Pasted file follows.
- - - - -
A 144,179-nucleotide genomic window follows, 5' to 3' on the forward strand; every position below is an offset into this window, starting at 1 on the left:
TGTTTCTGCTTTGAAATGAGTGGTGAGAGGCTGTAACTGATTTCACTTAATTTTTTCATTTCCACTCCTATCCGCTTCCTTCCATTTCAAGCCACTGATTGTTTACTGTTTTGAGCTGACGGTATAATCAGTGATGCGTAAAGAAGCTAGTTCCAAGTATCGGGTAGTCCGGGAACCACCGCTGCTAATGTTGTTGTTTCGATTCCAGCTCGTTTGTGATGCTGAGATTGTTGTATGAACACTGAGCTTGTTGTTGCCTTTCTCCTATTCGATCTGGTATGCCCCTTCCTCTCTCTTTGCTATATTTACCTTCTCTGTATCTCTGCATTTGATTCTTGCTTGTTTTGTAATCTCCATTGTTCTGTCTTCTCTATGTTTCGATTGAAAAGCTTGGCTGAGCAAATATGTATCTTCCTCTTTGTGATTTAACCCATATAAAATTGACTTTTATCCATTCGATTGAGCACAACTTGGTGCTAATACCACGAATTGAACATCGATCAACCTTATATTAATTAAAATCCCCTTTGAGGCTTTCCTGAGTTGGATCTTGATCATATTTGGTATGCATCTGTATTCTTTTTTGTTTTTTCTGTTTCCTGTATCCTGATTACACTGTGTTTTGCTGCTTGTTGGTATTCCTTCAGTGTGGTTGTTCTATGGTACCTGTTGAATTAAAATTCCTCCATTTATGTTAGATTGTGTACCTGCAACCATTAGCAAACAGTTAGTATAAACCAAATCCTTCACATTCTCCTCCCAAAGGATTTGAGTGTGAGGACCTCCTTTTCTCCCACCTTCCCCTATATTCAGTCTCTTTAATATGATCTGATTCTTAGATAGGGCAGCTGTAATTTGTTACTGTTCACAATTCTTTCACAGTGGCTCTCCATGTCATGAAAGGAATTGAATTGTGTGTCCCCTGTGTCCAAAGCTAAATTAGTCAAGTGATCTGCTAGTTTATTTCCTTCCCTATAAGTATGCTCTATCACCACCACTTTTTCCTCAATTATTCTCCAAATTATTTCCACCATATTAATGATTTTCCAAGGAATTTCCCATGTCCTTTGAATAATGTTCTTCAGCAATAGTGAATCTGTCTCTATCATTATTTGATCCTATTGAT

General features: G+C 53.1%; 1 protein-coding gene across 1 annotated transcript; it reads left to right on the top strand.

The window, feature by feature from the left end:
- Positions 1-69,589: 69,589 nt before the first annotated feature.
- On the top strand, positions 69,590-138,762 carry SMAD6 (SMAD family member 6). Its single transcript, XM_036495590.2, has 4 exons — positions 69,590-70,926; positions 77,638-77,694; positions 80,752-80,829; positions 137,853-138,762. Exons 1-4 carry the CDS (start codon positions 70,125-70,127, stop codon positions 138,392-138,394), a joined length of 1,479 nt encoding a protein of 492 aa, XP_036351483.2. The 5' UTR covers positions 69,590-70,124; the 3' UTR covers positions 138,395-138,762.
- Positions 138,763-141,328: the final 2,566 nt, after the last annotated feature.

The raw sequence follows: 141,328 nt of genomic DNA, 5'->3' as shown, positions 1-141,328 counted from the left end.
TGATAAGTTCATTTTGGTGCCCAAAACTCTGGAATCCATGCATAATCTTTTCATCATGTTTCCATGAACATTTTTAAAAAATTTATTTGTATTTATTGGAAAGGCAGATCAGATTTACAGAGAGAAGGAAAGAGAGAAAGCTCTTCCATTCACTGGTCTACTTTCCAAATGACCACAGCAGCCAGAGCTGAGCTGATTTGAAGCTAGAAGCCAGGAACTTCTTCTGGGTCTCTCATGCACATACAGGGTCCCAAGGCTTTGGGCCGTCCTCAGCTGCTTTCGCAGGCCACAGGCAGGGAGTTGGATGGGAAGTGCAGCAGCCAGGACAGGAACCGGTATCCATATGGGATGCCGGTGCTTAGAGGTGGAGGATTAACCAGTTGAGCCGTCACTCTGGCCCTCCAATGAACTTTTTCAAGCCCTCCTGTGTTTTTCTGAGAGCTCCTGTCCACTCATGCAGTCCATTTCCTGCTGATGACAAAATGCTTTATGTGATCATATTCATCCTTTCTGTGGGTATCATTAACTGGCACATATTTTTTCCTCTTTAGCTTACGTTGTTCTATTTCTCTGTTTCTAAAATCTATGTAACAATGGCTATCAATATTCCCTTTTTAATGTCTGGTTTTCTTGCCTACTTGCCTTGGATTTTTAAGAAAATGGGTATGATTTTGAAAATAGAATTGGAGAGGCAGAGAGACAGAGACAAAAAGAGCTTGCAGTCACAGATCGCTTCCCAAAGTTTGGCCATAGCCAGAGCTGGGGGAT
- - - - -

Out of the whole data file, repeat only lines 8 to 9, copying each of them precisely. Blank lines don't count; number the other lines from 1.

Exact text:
The raw sequence follows: 141,328 nt of genomic DNA, 5'->3' as shown, positions 1-141,328 counted from the left end.
TGATAAGTTCATTTTGGTGCCCAAAACTCTGGAATCCATGCATAATCTTTTCATCATGTTTCCATGAACATTTTTAAAAAATTTATTTGTATTTATTGGAAAGGCAGATCAGATTTACAGAGAGAAGGAAAGAGAGAAAGCTCTTCCATTCACTGGTCTACTTTCCAAATGACCACAGCAGCCAGAGCTGAGCTGATTTGAAGCTAGAAGCCAGGAACTTCTTCTGGGTCTCTCATGCACATACAGGGTCCCAAGGCTTTGGGCCGTCCTCAGCTGCTTTCGCAGGCCACAGGCAGGGAGTTGGATGGGAAGTGCAGCAGCCAGGACAGGAACCGGTATCCATATGGGATGCCGGTGCTTAGAGGTGGAGGATTAACCAGTTGAGCCGTCACTCTGGCCCTCCAATGAACTTTTTCAAGCCCTCCTGTGTTTTTCTGAGAGCTCCTGTCCACTCATGCAGTCCATTTCCTGCTGATGACAAAATGCTTTATGTGATCATATTCATCCTTTCTGTGGGTATCATTAACTGGCACATATTTTTTCCTCTTTAGCTTACGTTGTTCTATTTCTCTGTTTCTAAAATCTATGTAACAATGGCTATCAATATTCCCTTTTTAATGTCTGGTTTTCTTGCCTACTTGCCTTGGATTTTTAAGAAAATGGGTATGATTTTGAAAATAGAATTGGAGAGGCAGAGAGACAGAGACAAAAAGAGCTTGCAGTCACAGATCGCTTCCCAAAGTTTGGCCATAGCCAGAGCTGGGGGAT